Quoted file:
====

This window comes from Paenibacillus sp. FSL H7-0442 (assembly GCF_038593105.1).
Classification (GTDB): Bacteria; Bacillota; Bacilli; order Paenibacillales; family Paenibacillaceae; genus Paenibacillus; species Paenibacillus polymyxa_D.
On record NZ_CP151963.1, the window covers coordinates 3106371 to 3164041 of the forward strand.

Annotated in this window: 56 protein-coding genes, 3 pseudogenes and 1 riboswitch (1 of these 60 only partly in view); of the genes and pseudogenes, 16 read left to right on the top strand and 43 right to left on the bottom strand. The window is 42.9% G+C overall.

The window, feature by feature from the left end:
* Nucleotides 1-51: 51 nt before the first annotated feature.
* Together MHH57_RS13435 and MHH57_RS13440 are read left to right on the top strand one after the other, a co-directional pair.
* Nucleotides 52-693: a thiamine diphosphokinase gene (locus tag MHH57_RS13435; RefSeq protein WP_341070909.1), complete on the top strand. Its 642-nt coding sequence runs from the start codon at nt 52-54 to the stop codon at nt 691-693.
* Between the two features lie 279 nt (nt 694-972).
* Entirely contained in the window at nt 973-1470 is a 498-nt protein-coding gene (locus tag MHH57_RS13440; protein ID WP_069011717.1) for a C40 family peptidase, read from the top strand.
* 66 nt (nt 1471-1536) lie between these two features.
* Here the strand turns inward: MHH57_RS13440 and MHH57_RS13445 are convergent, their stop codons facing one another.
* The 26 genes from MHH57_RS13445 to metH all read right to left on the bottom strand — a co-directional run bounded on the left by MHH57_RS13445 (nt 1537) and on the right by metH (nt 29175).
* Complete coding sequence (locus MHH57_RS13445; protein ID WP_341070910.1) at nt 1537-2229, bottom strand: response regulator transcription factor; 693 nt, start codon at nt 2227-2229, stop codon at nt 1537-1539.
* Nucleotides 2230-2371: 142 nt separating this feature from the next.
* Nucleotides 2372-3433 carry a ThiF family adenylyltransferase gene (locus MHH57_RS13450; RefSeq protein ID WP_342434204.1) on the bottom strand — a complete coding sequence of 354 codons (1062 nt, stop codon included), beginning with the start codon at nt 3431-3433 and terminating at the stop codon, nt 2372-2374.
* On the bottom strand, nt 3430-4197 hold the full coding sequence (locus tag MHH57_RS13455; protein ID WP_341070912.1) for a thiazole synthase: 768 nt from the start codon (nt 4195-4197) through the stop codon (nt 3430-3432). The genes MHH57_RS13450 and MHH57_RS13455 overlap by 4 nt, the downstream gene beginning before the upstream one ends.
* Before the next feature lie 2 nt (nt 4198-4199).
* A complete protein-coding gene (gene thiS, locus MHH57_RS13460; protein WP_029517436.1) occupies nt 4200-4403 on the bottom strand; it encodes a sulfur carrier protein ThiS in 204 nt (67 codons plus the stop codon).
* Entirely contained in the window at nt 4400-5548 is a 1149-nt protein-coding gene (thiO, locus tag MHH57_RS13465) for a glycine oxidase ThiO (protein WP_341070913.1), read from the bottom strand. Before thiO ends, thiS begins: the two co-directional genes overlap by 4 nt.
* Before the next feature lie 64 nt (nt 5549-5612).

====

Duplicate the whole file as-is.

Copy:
This window comes from Paenibacillus sp. FSL H7-0442 (assembly GCF_038593105.1).
Classification (GTDB): Bacteria; Bacillota; Bacilli; order Paenibacillales; family Paenibacillaceae; genus Paenibacillus; species Paenibacillus polymyxa_D.
On record NZ_CP151963.1, the window covers coordinates 3106371 to 3164041 of the forward strand.

Annotated in this window: 56 protein-coding genes, 3 pseudogenes and 1 riboswitch (1 of these 60 only partly in view); of the genes and pseudogenes, 16 read left to right on the top strand and 43 right to left on the bottom strand. The window is 42.9% G+C overall.

The window, feature by feature from the left end:
* Nucleotides 1-51: 51 nt before the first annotated feature.
* Together MHH57_RS13435 and MHH57_RS13440 are read left to right on the top strand one after the other, a co-directional pair.
* Nucleotides 52-693: a thiamine diphosphokinase gene (locus tag MHH57_RS13435; RefSeq protein WP_341070909.1), complete on the top strand. Its 642-nt coding sequence runs from the start codon at nt 52-54 to the stop codon at nt 691-693.
* Between the two features lie 279 nt (nt 694-972).
* Entirely contained in the window at nt 973-1470 is a 498-nt protein-coding gene (locus tag MHH57_RS13440; protein ID WP_069011717.1) for a C40 family peptidase, read from the top strand.
* 66 nt (nt 1471-1536) lie between these two features.
* Here the strand turns inward: MHH57_RS13440 and MHH57_RS13445 are convergent, their stop codons facing one another.
* The 26 genes from MHH57_RS13445 to metH all read right to left on the bottom strand — a co-directional run bounded on the left by MHH57_RS13445 (nt 1537) and on the right by metH (nt 29175).
* Complete coding sequence (locus MHH57_RS13445; protein ID WP_341070910.1) at nt 1537-2229, bottom strand: response regulator transcription factor; 693 nt, start codon at nt 2227-2229, stop codon at nt 1537-1539.
* Nucleotides 2230-2371: 142 nt separating this feature from the next.
* Nucleotides 2372-3433 carry a ThiF family adenylyltransferase gene (locus MHH57_RS13450; RefSeq protein ID WP_342434204.1) on the bottom strand — a complete coding sequence of 354 codons (1062 nt, stop codon included), beginning with the start codon at nt 3431-3433 and terminating at the stop codon, nt 2372-2374.
* On the bottom strand, nt 3430-4197 hold the full coding sequence (locus tag MHH57_RS13455; protein ID WP_341070912.1) for a thiazole synthase: 768 nt from the start codon (nt 4195-4197) through the stop codon (nt 3430-3432). The genes MHH57_RS13450 and MHH57_RS13455 overlap by 4 nt, the downstream gene beginning before the upstream one ends.
* Before the next feature lie 2 nt (nt 4198-4199).
* A complete protein-coding gene (gene thiS, locus MHH57_RS13460; protein WP_029517436.1) occupies nt 4200-4403 on the bottom strand; it encodes a sulfur carrier protein ThiS in 204 nt (67 codons plus the stop codon).
* Entirely contained in the window at nt 4400-5548 is a 1149-nt protein-coding gene (thiO, locus tag MHH57_RS13465) for a glycine oxidase ThiO (protein WP_341070913.1), read from the bottom strand. Before thiO ends, thiS begins: the two co-directional genes overlap by 4 nt.
* Before the next feature lie 64 nt (nt 5549-5612).